Latino students in one state are falling behind, and some say it’s a lack of Latino teachers on campus that’s causing our children to suffer in the classroom.
Arizona is one of the most Latino states in the country. More than 2.1 million Latinos live in the state, making up 31% of its population. In school classrooms, the percentage of Latinos is even greater. Nearly half (45%) of students in grades pre-K through 12 are Latino.
Yet, just 16% of the state’s 58,000 teachers are Latino.
Stephanie Parra is the executive director of the nonprofit, ALL In Education. She told Arizona PBS that a lack of Latino teachers may be the reason for differences in educational outcomes between white and Latino students.
“When students have a teacher who looks like them, they perform better,” she said.
Last year, 72% of Arizona high school seniors graduated in four years, compared to 82% of white students. And this year, a newly released report from ALL in Education revealed significant gaps in reading and math proficiency. Latino third-graders, for instance, scored on average 27 points less than white students in reading. Latino eighth-graders scored 23 points less in math.
Teacher representation in the classroom can also lead to higher attendance and lower suspension rates, Parra said.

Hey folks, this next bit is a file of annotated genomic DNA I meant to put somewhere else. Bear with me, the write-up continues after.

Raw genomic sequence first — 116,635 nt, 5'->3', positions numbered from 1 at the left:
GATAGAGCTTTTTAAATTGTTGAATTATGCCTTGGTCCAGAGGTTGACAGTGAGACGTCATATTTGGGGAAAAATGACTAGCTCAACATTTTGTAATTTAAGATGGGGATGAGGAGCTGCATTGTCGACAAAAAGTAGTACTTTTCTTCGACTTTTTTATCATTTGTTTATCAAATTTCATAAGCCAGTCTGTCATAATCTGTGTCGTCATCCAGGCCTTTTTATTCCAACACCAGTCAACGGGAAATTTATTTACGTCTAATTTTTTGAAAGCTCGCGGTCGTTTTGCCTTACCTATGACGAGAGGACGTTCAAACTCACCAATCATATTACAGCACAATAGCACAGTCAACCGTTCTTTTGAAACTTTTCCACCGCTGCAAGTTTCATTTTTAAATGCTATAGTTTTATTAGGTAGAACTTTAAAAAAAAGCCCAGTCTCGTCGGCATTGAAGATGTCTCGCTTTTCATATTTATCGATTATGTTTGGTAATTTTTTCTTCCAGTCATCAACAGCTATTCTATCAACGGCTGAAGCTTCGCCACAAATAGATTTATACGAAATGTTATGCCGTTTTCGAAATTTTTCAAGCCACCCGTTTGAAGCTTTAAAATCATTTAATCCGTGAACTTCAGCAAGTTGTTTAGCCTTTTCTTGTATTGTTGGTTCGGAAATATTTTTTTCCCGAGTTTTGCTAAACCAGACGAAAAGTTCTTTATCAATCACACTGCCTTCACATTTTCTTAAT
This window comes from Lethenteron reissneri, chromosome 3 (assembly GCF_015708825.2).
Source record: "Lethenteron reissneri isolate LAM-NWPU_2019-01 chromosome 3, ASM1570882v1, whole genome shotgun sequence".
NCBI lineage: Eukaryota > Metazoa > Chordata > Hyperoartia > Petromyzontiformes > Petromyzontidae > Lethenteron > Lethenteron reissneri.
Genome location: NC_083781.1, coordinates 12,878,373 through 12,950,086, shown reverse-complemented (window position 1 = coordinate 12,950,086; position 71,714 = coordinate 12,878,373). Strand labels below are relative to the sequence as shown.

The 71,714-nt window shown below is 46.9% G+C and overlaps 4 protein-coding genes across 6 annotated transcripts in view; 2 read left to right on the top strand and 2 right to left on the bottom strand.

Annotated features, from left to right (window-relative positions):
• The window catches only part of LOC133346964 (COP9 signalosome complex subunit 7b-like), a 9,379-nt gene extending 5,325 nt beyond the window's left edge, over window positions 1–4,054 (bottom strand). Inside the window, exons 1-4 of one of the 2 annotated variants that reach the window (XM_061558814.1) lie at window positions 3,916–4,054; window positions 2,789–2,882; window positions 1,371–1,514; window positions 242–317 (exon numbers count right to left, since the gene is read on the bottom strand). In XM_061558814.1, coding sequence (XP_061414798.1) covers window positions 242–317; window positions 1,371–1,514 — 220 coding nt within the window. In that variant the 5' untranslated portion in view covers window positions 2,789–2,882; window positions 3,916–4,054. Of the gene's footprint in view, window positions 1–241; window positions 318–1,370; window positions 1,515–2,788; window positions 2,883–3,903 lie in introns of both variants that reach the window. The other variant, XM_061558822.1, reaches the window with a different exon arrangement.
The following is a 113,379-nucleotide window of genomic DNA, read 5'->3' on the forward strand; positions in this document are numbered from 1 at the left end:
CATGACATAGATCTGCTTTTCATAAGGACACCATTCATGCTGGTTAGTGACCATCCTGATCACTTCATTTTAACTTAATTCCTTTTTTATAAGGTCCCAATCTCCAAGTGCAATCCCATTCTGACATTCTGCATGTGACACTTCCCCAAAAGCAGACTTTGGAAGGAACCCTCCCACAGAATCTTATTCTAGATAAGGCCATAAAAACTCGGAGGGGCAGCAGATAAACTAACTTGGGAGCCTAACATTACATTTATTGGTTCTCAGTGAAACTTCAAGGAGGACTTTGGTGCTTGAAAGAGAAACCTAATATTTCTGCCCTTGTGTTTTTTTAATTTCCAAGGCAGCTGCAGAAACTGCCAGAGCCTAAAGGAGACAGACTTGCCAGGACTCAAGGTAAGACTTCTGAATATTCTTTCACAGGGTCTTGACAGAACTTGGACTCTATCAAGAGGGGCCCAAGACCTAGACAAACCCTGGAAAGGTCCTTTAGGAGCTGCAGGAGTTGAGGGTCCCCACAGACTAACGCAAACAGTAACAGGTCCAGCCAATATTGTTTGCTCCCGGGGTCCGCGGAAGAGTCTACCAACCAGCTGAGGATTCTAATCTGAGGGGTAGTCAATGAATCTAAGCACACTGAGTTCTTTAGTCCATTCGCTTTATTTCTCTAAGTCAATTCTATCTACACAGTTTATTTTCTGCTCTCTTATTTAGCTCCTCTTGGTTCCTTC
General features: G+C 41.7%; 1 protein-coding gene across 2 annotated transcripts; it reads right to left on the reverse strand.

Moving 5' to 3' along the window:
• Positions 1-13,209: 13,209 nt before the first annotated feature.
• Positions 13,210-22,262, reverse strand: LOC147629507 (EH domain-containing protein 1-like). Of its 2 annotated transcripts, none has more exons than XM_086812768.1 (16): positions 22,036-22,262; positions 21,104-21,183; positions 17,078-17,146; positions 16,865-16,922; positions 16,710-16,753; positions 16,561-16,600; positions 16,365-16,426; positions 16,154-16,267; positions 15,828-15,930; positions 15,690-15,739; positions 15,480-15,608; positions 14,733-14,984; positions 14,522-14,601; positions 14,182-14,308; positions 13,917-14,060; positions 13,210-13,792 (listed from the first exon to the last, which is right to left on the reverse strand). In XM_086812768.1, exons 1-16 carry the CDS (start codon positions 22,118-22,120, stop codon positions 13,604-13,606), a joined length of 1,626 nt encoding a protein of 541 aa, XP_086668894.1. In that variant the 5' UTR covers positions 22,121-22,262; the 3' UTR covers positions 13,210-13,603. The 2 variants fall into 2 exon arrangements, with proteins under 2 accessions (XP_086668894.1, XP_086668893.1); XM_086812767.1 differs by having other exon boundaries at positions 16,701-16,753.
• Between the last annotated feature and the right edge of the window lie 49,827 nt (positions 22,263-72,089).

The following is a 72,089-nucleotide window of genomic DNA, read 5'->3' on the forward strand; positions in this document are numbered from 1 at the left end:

The issue now becomes how to get more Latino students to become teachers in the future, Parra explained. “If Latino students are not graduating high school at higher rates or going to college at higher rates, or getting college degrees … it is hard for them to become teachers.”
Matthew Georgia is the principal at Cesar Chavez High, a school in south Phoenix where three-quarters of its students and one-fourth of its teachers are Latino.
“I think if we create an opportunity for students to see that, you know, teachers live a good life, and they contribute back to their community, and they can help shape the future of future generations … I think more people will be more enticed by the work of education,” Georgia told Arizona PBS.
Parra said her organization is working to teach Latino students and their parents about possible educational career paths beyond high school. “We are operating with a sense of urgency around creating opportunities for our community, because it is the future,” she said.